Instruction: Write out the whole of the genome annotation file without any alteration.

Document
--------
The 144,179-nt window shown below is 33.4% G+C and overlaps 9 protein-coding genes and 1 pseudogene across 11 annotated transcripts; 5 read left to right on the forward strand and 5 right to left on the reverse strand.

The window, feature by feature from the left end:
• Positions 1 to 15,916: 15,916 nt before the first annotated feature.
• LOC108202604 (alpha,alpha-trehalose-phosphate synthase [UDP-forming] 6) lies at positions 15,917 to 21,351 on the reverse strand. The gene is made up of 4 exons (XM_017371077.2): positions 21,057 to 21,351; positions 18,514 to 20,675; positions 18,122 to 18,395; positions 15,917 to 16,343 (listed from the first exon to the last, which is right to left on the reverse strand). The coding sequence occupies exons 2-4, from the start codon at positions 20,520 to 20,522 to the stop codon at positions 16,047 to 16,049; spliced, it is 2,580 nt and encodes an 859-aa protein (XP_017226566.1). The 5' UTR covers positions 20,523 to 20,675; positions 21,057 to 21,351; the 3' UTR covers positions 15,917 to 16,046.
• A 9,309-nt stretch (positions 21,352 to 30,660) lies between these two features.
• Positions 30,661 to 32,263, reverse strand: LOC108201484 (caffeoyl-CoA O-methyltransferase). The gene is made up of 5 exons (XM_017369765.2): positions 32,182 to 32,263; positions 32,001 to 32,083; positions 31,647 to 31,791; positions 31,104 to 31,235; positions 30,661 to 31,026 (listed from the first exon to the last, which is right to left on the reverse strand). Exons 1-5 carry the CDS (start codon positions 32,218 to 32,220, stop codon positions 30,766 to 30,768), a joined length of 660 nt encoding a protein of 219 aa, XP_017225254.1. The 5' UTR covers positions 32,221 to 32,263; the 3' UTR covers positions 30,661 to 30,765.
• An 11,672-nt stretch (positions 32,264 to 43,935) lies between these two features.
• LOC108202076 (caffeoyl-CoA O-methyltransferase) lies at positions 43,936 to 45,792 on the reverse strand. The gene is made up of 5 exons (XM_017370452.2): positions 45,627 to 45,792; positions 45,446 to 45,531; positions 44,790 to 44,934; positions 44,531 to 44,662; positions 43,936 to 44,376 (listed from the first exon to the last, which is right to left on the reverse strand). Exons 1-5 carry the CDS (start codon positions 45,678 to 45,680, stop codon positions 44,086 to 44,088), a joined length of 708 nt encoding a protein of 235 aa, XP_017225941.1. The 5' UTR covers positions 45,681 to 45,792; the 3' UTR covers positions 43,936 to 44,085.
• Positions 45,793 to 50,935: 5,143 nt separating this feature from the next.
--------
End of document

The 144,179-nt window shown below is 33.4% G+C and overlaps 9 protein-coding genes and 1 pseudogene across 11 annotated transcripts; 5 read left to right on the forward strand and 5 right to left on the reverse strand.

The window, feature by feature from the left end:
• Positions 1 to 15,916: 15,916 nt before the first annotated feature.
• LOC108202604 (alpha,alpha-trehalose-phosphate synthase [UDP-forming] 6) lies at positions 15,917 to 21,351 on the reverse strand. The gene is made up of 4 exons (XM_017371077.2): positions 21,057 to 21,351; positions 18,514 to 20,675; positions 18,122 to 18,395; positions 15,917 to 16,343 (listed from the first exon to the last, which is right to left on the reverse strand). The coding sequence occupies exons 2-4, from the start codon at positions 20,520 to 20,522 to the stop codon at positions 16,047 to 16,049; spliced, it is 2,580 nt and encodes an 859-aa protein (XP_017226566.1). The 5' UTR covers positions 20,523 to 20,675; positions 21,057 to 21,351; the 3' UTR covers positions 15,917 to 16,046.
• A 9,309-nt stretch (positions 21,352 to 30,660) lies between these two features.
• Positions 30,661 to 32,263, reverse strand: LOC108201484 (caffeoyl-CoA O-methyltransferase). The gene is made up of 5 exons (XM_017369765.2): positions 32,182 to 32,263; positions 32,001 to 32,083; positions 31,647 to 31,791; positions 31,104 to 31,235; positions 30,661 to 31,026 (listed from the first exon to the last, which is right to left on the reverse strand). Exons 1-5 carry the CDS (start codon positions 32,218 to 32,220, stop codon positions 30,766 to 30,768), a joined length of 660 nt encoding a protein of 219 aa, XP_017225254.1. The 5' UTR covers positions 32,221 to 32,263; the 3' UTR covers positions 30,661 to 30,765.
• An 11,672-nt stretch (positions 32,264 to 43,935) lies between these two features.
• LOC108202076 (caffeoyl-CoA O-methyltransferase) lies at positions 43,936 to 45,792 on the reverse strand. The gene is made up of 5 exons (XM_017370452.2): positions 45,627 to 45,792; positions 45,446 to 45,531; positions 44,790 to 44,934; positions 44,531 to 44,662; positions 43,936 to 44,376 (listed from the first exon to the last, which is right to left on the reverse strand). Exons 1-5 carry the CDS (start codon positions 45,678 to 45,680, stop codon positions 44,086 to 44,088), a joined length of 708 nt encoding a protein of 235 aa, XP_017225941.1. The 5' UTR covers positions 45,681 to 45,792; the 3' UTR covers positions 43,936 to 44,085.
• Positions 45,793 to 50,935: 5,143 nt separating this feature from the next.